This week I learnt an incredibly valuable lesson: having the right frame of mind is imperative to a successful session of shooting. I was nervous about getting back out into the stands after my previous encounter with the high tower and it interfered with my confidence for the first ten minutes or so that I was out. It didn’t take long under Clive’s instruction, though, to start building it back up again.
We spent most of the hour focussing on what I already knew in theory, practicing mounting the gun to the right position in my shoulder and bringing it up to meet my eye instead of ducking my head onto the comb of the stock as I want to do. Breaking the habit was hard and I felt a little guilty that Clive had to repeat himself so regularly. I got there, though, and we progressed on to more technical matters.
“…having the right frame of mind is imperative to a successful session of shooting.”
It turns out that shooting at anything heading right of the barrels is a considerable challenge for me. I tend to turn the gun with my wrists instead of manoeuvring my body in the right direction and so we spent time trying to master the movement properly. It still needs work and I don’t doubt it’ll be a focus of next week’s lesson, but I’ve become much better at following the sharp incline of the clay.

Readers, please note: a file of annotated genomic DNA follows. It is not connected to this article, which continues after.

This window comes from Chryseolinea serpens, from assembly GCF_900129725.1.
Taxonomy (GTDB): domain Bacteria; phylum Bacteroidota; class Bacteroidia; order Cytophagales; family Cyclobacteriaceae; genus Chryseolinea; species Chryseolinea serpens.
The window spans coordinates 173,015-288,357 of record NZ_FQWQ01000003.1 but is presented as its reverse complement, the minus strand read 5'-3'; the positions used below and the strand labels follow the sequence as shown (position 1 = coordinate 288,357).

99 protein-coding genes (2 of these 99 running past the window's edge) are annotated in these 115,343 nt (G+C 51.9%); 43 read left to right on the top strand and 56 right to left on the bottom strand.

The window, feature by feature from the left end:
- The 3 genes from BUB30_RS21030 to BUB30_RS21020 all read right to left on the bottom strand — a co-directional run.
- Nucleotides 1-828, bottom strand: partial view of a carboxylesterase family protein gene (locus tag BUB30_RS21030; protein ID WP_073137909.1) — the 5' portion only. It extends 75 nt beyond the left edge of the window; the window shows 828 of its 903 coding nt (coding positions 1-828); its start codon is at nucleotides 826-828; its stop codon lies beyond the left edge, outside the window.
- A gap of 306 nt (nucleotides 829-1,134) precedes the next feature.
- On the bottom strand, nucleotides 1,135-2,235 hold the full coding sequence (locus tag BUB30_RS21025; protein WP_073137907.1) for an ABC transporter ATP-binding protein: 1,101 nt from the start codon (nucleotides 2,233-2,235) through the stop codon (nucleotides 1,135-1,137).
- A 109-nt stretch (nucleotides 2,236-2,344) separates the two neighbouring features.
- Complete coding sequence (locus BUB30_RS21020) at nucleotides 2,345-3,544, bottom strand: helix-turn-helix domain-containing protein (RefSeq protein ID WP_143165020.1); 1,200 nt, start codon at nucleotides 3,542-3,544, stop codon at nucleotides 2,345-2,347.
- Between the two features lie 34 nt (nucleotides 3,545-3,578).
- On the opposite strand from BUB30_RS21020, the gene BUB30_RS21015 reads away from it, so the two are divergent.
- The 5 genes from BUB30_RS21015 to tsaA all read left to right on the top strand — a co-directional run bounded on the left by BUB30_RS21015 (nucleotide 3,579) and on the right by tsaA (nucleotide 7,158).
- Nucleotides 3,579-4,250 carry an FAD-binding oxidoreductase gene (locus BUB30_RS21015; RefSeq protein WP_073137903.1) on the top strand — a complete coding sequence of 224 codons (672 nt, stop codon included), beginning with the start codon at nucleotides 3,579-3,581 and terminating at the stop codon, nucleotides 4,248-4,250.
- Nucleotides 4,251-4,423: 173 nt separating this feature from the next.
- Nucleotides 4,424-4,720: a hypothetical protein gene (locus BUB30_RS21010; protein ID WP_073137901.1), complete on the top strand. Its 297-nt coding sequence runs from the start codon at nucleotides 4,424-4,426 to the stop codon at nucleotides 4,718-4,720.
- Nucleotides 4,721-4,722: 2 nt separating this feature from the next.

We concluded the lesson once again with the high tower. I’m happy to say that my competitive nature overpowered my defeatist attitude and I approached it this week with vengeance in mind. To my extreme satisfaction I did well, hitting many more than I had previously and avoiding the dreaded ‘ruffling of tail feathers’ remark I’ve come to hate. (I’ve kept the empty shell of one cartridge as a good luck token in the hopes that it might help me smoke a few more in the future!) To say that I’ve mastered the high tower would be a great untruth- but I’m on my way and I can’t wait for next week’s lesson.
Until next time…